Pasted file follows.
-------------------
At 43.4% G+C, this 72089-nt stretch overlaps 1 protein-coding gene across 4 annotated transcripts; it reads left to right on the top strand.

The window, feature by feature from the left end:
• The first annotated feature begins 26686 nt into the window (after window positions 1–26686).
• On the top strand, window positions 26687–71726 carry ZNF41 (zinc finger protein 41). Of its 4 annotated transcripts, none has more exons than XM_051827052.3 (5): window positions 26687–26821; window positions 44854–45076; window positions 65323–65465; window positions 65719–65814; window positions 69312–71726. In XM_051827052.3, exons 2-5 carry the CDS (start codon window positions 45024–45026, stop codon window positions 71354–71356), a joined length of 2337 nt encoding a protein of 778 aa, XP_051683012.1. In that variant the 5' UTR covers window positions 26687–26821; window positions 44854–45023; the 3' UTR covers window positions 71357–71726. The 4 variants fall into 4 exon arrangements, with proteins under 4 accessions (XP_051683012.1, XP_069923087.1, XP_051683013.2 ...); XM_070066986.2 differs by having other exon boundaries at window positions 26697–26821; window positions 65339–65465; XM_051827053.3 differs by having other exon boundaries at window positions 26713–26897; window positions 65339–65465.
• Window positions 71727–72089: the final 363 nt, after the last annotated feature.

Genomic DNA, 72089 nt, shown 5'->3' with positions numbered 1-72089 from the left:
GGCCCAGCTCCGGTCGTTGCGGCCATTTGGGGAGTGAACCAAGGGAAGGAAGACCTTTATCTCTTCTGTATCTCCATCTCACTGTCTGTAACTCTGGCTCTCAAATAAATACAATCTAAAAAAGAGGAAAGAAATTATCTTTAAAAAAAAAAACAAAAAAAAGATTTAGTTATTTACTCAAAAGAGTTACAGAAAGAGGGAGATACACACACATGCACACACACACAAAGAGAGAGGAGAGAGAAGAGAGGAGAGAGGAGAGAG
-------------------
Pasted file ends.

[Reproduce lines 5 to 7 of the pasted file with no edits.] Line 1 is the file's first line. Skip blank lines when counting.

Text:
• Window positions 71727–72089: the final 363 nt, after the last annotated feature.

Genomic DNA, 72089 nt, shown 5'->3' with positions numbered 1-72089 from the left:
GGCCCAGCTCCGGTCGTTGCGGCCATTTGGGGAGTGAACCAAGGGAAGGAAGACCTTTATCTCTTCTGTATCTCCATCTCACTGTCTGTAACTCTGGCTCTCAAATAAATACAATCTAAAAAAGAGGAAAGAAATTATCTTTAAAAAAAAAAACAAAAAAAAGATTTAGTTATTTACTCAAAAGAGTTACAGAAAGAGGGAGATACACACACATGCACACACACACAAAGAGAGAGGAGAGAGAAGAGAGGAGAGAGGAGAGAG